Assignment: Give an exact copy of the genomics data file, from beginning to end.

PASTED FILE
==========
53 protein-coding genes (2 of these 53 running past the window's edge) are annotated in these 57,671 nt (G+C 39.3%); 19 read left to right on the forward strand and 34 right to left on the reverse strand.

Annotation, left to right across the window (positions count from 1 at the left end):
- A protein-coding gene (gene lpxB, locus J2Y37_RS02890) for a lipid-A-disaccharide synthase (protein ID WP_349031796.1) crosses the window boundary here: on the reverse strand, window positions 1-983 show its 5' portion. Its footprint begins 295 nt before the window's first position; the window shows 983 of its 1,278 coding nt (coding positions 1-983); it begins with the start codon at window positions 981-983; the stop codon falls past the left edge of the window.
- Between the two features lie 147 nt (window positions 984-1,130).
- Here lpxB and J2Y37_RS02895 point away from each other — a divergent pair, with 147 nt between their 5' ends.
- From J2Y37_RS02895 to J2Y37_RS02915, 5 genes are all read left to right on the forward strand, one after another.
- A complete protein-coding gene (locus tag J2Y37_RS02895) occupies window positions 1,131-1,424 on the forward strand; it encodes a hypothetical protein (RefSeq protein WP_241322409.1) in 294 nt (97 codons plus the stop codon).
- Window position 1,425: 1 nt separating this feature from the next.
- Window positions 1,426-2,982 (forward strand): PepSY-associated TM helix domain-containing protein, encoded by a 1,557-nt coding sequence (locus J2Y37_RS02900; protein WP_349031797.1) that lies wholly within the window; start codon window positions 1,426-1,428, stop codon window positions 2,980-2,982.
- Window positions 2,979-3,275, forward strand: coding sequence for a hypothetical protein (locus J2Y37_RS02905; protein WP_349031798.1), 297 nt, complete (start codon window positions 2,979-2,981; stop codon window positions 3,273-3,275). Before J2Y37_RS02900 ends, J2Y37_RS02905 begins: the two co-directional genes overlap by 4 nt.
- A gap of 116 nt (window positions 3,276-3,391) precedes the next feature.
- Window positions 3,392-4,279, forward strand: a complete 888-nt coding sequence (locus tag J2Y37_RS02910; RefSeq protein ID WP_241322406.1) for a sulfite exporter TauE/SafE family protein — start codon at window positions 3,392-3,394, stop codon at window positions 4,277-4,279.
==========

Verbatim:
53 protein-coding genes (2 of these 53 running past the window's edge) are annotated in these 57,671 nt (G+C 39.3%); 19 read left to right on the forward strand and 34 right to left on the reverse strand.

Annotation, left to right across the window (positions count from 1 at the left end):
- A protein-coding gene (gene lpxB, locus J2Y37_RS02890) for a lipid-A-disaccharide synthase (protein ID WP_349031796.1) crosses the window boundary here: on the reverse strand, window positions 1-983 show its 5' portion. Its footprint begins 295 nt before the window's first position; the window shows 983 of its 1,278 coding nt (coding positions 1-983); it begins with the start codon at window positions 981-983; the stop codon falls past the left edge of the window.
- Between the two features lie 147 nt (window positions 984-1,130).
- Here lpxB and J2Y37_RS02895 point away from each other — a divergent pair, with 147 nt between their 5' ends.
- From J2Y37_RS02895 to J2Y37_RS02915, 5 genes are all read left to right on the forward strand, one after another.
- A complete protein-coding gene (locus tag J2Y37_RS02895) occupies window positions 1,131-1,424 on the forward strand; it encodes a hypothetical protein (RefSeq protein WP_241322409.1) in 294 nt (97 codons plus the stop codon).
- Window position 1,425: 1 nt separating this feature from the next.
- Window positions 1,426-2,982 (forward strand): PepSY-associated TM helix domain-containing protein, encoded by a 1,557-nt coding sequence (locus J2Y37_RS02900; protein WP_349031797.1) that lies wholly within the window; start codon window positions 1,426-1,428, stop codon window positions 2,980-2,982.
- Window positions 2,979-3,275, forward strand: coding sequence for a hypothetical protein (locus J2Y37_RS02905; protein WP_349031798.1), 297 nt, complete (start codon window positions 2,979-2,981; stop codon window positions 3,273-3,275). Before J2Y37_RS02900 ends, J2Y37_RS02905 begins: the two co-directional genes overlap by 4 nt.
- A gap of 116 nt (window positions 3,276-3,391) precedes the next feature.
- Window positions 3,392-4,279, forward strand: a complete 888-nt coding sequence (locus tag J2Y37_RS02910; RefSeq protein ID WP_241322406.1) for a sulfite exporter TauE/SafE family protein — start codon at window positions 3,392-3,394, stop codon at window positions 4,277-4,279.